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Lesson 1 : Indian Economy
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MCQs on Indian Economy

Rangu Satish
Verified Educator@#Unacademy, GS Faculty for #UPSC

  1. India's growth's story from the eve of Independence to the liberalization phase is largely termed as 'Hindu rate of growth'. What it refers to? (a) Non inclusive growth story of India before 1990's liberalization (b) Religious belief of the successive government right from the independence. (c) Trrational developmental agenda driven by majoritarian society. (d) The phenomenon of sluggishness in growth rate of Indian economy before 1990's

  2. Solution: D 'Hindu' rate of growth was coined to refer to the phenomenon of sluggishness in growth rate of Indian economy (3.5 per cent observed persistently during 1950s through 1980s) The term, which owes to Professor Raj Krishna, Member, Planning Commission, captured popular imagination and was used synonymously to describe inadequacy of India's growth performance.

  3. With refer statements: 1. GDP growth rate of India at constant prices is steadily increasing from last decade. 2. Present base year for GDP calculation is 2011-2012. Which of the statements given above is/are correct? (a) 1 onlyy (b) 2 onlyy (c) Both 1 and 2 (d) Neither 1 nor 2 ence to Indian economy, consider the following

  4. Solution: B GDP growth rate of India at constant prices is not steadily increasing from last decade. The GDP growth rate declined to 6.72% in 2008-09 largely due to global financial meltdown following the collapse of Lehman brother:s (investment bank) of US in September, 2008 GDP growth rate improved to 8.59% in 2009-10 and 8.91% in 2010-11 due to high capital inflows attributed to the massive Quantitative Easing (QE) undertaken by the US to combat economic slowdown of global level. The GDP growth rate slumped to 6.69% in 2011-12, 4.47% in 2012-13 and 4.74% in 2013-14 (P) This was due largely to domestic policy logjam, tax disputes and shaken investor confidence in Indian economy with attendant lower Gross Domestic Savings Rate (GDSR) and Gross Fixed Capital Formation (GFCF) Present base year for calculation of GDP is 2011-2012.

  5. Which of the following measures is/are examples of expansionary fiscal policy? 1. Decrease in tax rate 2. Increase in pensions 3. Increase in unemployment compensation 4. Increase in tax rate. Select the correct answer using the codes given below. (a) 2 and 3 only (b) 2, 3 and 4 only (c) 1, 2 and 3 onl;y (d) 1, 2, 3 and 4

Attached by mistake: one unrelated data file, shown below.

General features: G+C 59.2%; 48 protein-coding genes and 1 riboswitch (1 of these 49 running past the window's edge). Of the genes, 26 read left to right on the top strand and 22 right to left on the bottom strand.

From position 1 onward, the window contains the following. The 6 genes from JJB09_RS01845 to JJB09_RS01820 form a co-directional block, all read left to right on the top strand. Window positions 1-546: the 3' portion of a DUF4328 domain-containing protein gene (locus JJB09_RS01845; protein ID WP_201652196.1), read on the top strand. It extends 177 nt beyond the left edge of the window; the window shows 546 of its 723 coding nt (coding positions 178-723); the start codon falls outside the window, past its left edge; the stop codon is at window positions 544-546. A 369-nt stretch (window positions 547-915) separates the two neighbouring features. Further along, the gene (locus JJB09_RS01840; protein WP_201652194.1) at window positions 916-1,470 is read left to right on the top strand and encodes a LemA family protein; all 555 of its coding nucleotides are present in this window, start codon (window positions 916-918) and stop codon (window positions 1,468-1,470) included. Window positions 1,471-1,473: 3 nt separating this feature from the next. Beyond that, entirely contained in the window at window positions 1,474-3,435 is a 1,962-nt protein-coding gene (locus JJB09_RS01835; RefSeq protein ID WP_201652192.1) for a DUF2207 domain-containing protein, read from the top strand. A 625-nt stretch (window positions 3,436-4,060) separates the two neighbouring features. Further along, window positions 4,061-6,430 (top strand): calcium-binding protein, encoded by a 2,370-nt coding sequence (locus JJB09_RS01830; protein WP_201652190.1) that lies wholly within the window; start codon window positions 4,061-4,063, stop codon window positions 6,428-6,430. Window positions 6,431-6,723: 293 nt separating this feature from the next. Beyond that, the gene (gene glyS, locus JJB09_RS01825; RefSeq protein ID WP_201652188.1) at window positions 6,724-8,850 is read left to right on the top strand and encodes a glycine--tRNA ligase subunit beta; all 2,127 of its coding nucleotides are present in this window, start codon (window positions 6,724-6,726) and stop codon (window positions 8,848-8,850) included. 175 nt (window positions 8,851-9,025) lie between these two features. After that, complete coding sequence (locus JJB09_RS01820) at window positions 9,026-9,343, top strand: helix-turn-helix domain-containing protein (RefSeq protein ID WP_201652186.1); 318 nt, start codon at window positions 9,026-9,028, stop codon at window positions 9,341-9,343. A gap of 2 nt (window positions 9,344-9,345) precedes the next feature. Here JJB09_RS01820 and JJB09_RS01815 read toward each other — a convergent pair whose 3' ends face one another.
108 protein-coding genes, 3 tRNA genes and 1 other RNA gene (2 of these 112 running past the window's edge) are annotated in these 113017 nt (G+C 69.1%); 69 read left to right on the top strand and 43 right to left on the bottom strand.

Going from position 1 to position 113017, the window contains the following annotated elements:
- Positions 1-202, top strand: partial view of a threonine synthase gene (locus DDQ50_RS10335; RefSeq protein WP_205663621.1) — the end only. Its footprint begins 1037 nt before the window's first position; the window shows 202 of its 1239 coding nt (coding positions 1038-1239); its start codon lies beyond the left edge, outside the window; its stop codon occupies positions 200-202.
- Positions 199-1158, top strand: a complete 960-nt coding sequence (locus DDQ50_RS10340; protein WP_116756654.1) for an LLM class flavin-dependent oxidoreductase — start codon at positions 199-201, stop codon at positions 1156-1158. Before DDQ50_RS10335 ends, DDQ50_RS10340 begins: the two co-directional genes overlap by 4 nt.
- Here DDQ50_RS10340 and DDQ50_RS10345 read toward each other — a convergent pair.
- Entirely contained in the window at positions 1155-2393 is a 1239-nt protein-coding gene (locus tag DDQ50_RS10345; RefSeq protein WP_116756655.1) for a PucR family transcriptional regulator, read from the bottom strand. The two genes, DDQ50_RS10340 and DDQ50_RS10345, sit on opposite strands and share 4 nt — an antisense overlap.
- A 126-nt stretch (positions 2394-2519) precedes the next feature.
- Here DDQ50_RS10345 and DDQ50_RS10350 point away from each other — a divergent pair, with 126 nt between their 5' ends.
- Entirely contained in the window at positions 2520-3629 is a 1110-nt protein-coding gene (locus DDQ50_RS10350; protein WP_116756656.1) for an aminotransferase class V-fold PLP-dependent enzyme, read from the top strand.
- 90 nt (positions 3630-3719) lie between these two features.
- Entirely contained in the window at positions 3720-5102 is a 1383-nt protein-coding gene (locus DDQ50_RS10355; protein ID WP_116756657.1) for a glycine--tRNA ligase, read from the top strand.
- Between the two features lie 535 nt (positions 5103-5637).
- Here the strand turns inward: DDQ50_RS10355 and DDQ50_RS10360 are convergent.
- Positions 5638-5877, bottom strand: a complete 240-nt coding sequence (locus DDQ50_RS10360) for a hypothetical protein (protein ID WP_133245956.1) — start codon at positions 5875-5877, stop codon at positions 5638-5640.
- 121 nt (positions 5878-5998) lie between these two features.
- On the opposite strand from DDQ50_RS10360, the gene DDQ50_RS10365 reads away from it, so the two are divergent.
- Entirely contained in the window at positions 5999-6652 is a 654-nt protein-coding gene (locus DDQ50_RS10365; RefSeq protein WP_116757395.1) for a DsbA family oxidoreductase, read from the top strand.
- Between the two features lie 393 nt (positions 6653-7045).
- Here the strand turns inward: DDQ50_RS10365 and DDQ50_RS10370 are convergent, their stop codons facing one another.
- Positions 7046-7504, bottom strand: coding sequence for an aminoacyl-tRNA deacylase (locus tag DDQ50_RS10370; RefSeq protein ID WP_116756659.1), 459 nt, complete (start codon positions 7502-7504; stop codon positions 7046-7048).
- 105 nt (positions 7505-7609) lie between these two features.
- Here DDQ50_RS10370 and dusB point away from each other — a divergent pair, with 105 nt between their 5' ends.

6. Solution: C An EXPANSIONARY is a macroeconomic POLICY that seeks to encourage economic growth or combat inflationary price increases by expanding the money supply, lowering interest rates, increasing government spending or cutting taxes. Increasing the tax rate is not an example of expansionary fiscal policy.

  7. Which of the following industry/industries requires an Industrial license to start business in India? 1. Tobacco and Cigar products 2. Electronic Aerospace and Defence equipment 3. Hazardous chemicals 4. Alcoholic drinks Select the correct answer using the code given below (a) 3 onlyy (b) 1, 3 and 4 only (c) 2 and 4 only (d) 1, 2, 3 and 4

  8. Solution: D The major impact of liberalisation and globalisation of economy, which started in India in July, 1991, was to do away with the Compulsory Licensing. As of now on FOUR industries are reserved for the Public Sector and only SIX industries fall under the compulsory licensing, as detailed below: LIST OF INDUSTRIES RESERVED FOR THE PUBLIC SECTOR 1. Arms and ammunition and allied items of defence equipment, Defence aircraft and warships. 2. Atomic energy. 3. The substances specified in the scheduled to the notification of the Government of India in the Department of Atomic Energy number S.0.212(E), dated the 15th March, 1995. 4. Railway transport.

  9. LIST OF INDUSTRIES FOR WHICH INDUSTRIAL LICENSING IS COMPULSORY 1. Distillation and brewing of alcoholic drinks. 2. Cigars and Cigarettes of tobacco and manufactured tobacco subsitutes. 3. Electronic Aerospace and Defence equipment: all types. 4. Industrial explosives including detonating fuses, safely fuses, gun powder, nitrocellulose and matches. 5. Hazardous chemicals. 6. Drugs and Pharmaceuticals (according to modified Drug Policy issued in September, 1994) In case of the small units which employ less than 50 workers with power or less than 100 workers without power are not required to obtain any license under Compulsory Licensing Provisions.